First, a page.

Bachelart Alexis, PRCE
Aix-Marseille Université, France
Uotila Suvi, MA and Vuorinen Paula, MA
JAMK University of Applied Sciences, Finland
The ability to communicate in English is a necessity in today’s world. A lot of this communication happens between non-native speakers using English as a lingua franca. To offer our students opportunities to use and practice their English language skills outside the classroom, language teachers from JAMK University of Applied Sciences in Finland and Aix-Marseille Université in France started planning an online collaboration project, in which students from both universities discuss different topics using online communication tools. This article describes the planning and implementation process from experiment to practice, with descriptions of the successes and challenges, the teachers’ experiences, and authentic comments and feedback from the students.
It is common knowledge that English has become the main tool of communication when travelling or doing business but what students often fail to perceive is that more than a norm or a requirement, English is the language that will give them access to millions of foreigners, and more importantly, access to other humans. They will tell you that “English is important” without realizing that what is important is the capacity to communicate and get actual work done. Language learners often feel that they need to speak like native speakers do, which acts as a barrier when learning English. What they fail to perceive is that the work will most of the time be done collaborating with other foreigners whose mother tongue is not English, meaning that what matters is communicating information accurately instead of using correct grammar or having a perfect accent. This leads us to imagine a video exchange that would mimic what happens in the working world: communication in English between non-native speakers coming from more or less distant cultural worlds.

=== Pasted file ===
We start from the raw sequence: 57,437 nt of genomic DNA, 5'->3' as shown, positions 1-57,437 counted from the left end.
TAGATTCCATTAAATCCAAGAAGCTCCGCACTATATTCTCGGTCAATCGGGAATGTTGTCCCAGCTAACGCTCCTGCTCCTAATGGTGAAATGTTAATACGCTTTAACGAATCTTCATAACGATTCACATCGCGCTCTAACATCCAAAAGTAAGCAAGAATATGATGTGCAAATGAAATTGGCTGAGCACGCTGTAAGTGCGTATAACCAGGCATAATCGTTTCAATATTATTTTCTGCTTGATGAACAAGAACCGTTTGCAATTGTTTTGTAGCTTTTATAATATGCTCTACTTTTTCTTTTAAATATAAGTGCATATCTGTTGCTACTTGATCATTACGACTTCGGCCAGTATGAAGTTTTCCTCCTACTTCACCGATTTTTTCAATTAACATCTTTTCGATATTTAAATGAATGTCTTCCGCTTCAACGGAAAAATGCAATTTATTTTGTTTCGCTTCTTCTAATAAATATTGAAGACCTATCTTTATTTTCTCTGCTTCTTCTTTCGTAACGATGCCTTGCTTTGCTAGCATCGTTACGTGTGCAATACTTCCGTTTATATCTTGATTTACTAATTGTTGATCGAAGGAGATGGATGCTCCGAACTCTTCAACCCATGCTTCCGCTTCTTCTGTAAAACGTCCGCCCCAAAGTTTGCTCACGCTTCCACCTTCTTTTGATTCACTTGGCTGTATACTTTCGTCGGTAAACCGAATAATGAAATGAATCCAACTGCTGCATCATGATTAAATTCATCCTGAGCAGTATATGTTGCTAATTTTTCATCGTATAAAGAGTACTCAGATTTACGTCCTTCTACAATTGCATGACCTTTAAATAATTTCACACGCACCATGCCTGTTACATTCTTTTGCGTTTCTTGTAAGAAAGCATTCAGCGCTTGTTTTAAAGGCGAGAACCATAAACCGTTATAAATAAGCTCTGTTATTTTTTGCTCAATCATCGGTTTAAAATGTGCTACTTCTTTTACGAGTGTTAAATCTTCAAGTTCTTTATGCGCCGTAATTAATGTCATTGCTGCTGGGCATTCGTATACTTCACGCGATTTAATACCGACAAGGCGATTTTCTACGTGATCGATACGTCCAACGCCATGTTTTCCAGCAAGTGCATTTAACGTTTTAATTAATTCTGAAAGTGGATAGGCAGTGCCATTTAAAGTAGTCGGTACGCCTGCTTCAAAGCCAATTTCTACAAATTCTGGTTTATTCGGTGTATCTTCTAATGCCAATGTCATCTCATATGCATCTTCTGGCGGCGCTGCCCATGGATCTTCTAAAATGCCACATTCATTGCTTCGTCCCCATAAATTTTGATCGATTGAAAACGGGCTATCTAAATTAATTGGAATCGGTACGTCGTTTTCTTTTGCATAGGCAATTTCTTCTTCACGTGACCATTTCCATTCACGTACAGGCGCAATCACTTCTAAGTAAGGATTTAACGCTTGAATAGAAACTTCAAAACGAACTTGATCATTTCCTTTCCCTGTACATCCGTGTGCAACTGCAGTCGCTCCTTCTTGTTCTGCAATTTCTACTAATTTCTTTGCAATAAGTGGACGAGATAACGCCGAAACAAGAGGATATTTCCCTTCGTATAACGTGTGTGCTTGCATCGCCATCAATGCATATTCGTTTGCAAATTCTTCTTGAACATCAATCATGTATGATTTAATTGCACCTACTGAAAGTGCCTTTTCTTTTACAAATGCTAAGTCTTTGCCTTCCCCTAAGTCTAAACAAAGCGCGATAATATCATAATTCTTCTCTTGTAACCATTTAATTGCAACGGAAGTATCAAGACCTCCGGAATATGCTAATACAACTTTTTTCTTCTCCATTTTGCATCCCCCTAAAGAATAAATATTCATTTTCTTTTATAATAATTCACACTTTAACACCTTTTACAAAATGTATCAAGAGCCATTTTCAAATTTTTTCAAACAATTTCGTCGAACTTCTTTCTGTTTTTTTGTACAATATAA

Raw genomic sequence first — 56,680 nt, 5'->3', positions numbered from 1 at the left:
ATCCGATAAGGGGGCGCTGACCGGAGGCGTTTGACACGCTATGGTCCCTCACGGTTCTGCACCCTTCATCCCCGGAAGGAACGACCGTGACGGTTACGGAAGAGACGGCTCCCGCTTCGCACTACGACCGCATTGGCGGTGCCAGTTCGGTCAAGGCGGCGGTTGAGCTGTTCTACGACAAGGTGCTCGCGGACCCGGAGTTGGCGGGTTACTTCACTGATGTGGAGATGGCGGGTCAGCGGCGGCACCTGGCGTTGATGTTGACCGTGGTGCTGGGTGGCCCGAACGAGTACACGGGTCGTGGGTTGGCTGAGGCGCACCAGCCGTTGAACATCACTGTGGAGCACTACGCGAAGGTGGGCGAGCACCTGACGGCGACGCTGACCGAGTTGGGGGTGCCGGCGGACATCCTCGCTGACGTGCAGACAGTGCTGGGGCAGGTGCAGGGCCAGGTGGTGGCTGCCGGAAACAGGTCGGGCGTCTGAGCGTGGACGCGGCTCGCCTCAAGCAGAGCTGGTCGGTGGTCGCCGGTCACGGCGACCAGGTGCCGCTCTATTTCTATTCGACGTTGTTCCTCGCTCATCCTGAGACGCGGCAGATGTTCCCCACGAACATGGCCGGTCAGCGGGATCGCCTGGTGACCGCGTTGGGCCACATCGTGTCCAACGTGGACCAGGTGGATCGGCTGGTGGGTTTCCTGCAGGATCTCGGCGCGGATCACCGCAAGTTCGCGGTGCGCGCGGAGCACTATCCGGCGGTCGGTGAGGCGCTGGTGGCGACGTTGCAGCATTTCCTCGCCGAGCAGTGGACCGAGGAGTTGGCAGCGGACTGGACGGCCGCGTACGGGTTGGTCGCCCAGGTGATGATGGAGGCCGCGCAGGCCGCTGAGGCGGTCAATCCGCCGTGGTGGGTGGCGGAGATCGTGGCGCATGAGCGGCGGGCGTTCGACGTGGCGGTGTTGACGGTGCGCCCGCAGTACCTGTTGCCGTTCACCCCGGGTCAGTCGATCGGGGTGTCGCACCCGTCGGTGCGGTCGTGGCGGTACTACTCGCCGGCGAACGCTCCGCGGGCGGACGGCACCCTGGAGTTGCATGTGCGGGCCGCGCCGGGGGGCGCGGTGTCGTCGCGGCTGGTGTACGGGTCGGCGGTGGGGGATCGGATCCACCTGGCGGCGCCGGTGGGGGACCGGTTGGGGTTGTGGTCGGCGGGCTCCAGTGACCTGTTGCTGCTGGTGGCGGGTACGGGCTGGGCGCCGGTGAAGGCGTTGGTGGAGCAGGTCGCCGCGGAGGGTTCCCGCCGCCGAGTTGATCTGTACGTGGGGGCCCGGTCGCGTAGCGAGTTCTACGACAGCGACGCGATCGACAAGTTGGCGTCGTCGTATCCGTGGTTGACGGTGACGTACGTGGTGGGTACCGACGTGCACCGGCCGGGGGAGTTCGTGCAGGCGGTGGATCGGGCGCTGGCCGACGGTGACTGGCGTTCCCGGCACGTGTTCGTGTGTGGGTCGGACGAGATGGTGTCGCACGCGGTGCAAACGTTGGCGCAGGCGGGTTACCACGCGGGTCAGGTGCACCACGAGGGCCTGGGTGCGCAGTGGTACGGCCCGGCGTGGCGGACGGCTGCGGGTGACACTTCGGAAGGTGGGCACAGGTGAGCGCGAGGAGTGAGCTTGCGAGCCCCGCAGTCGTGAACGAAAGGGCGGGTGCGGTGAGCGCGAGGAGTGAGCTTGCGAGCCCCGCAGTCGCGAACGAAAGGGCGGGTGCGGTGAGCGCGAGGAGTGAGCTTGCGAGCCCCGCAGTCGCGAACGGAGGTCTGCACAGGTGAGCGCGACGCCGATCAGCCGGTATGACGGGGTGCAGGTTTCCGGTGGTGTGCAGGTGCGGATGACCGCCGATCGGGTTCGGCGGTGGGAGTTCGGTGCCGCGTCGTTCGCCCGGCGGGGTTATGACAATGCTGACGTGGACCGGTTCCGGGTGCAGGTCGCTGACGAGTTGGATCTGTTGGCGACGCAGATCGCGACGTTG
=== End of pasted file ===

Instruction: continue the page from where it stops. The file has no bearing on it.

Background and implementation of the project